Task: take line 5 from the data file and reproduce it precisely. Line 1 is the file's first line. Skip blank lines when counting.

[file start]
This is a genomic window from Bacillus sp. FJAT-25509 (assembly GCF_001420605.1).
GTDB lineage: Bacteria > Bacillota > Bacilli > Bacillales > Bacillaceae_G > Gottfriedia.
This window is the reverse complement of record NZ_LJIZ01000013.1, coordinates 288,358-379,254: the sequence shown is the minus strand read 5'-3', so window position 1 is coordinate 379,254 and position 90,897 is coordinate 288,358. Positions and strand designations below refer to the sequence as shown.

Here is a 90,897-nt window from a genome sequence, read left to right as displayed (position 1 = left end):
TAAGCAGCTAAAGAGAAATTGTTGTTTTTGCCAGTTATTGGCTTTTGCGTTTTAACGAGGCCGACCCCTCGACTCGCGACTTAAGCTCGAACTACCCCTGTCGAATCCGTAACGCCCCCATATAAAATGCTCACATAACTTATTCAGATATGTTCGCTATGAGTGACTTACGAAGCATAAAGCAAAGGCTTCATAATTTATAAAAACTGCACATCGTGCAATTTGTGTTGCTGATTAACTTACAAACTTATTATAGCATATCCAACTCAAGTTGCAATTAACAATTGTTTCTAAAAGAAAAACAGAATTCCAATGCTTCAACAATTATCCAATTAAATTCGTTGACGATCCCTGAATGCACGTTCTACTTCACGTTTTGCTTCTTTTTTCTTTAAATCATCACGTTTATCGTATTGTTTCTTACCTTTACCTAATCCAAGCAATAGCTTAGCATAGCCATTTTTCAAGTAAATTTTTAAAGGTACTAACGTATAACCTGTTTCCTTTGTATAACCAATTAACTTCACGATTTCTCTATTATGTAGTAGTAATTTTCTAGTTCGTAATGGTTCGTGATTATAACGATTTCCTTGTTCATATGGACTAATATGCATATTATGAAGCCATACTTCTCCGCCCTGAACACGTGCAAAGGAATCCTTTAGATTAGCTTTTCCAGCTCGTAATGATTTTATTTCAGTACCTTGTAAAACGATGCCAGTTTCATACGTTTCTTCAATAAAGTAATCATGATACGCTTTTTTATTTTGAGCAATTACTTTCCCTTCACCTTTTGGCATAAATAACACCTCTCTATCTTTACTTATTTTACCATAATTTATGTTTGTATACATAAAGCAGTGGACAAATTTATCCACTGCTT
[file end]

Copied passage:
TAAGCAGCTAAAGAGAAATTGTTGTTTTTGCCAGTTATTGGCTTTTGCGTTTTAACGAGGCCGACCCCTCGACTCGCGACTTAAGCTCGAACTACCCCTGTCGAATCCGTAACGCCCCCATATAAAATGCTCACATAACTTATTCAGATATGTTCGCTATGAGTGACTTACGAAGCATAAAGCAAAGGCTTCATAATTTATAAAAACTGCACATCGTGCAATTTGTGTTGCTGATTAACTTACAAACTTATTATAGCATATCCAACTCAAGTTGCAATTAACAATTGTTTCTAAAAGAAAAACAGAATTCCAATGCTTCAACAATTATCCAATTAAATTCGTTGACGATCCCTGAATGCACGTTCTACTTCACGTTTTGCTTCTTTTTTCTTTAAATCATCACGTTTATCGTATTGTTTCTTACCTTTACCTAATCCAAGCAATAGCTTAGCATAGCCATTTTTCAAGTAAATTTTTAAAGGTACTAACGTATAACCTGTTTCCTTTGTATAACCAATTAACTTCACGATTTCTCTATTATGTAGTAGTAATTTTCTAGTTCGTAATGGTTCGTGATTATAACGATTTCCTTGTTCATATGGACTAATATGCATATTATGAAGCCATACTTCTCCGCCCTGAACACGTGCAAAGGAATCCTTTAGATTAGCTTTTCCAGCTCGTAATGATTTTATTTCAGTACCTTGTAAAACGATGCCAGTTTCATACGTTTCTTCAATAAAGTAATCATGATACGCTTTTTTATTTTGAGCAATTACTTTCCCTTCACCTTTTGGCATAAATAACACCTCTCTATCTTTACTTATTTTACCATAATTTATGTTTGTATACATAAAGCAGTGGACAAATTTATCCACTGCTT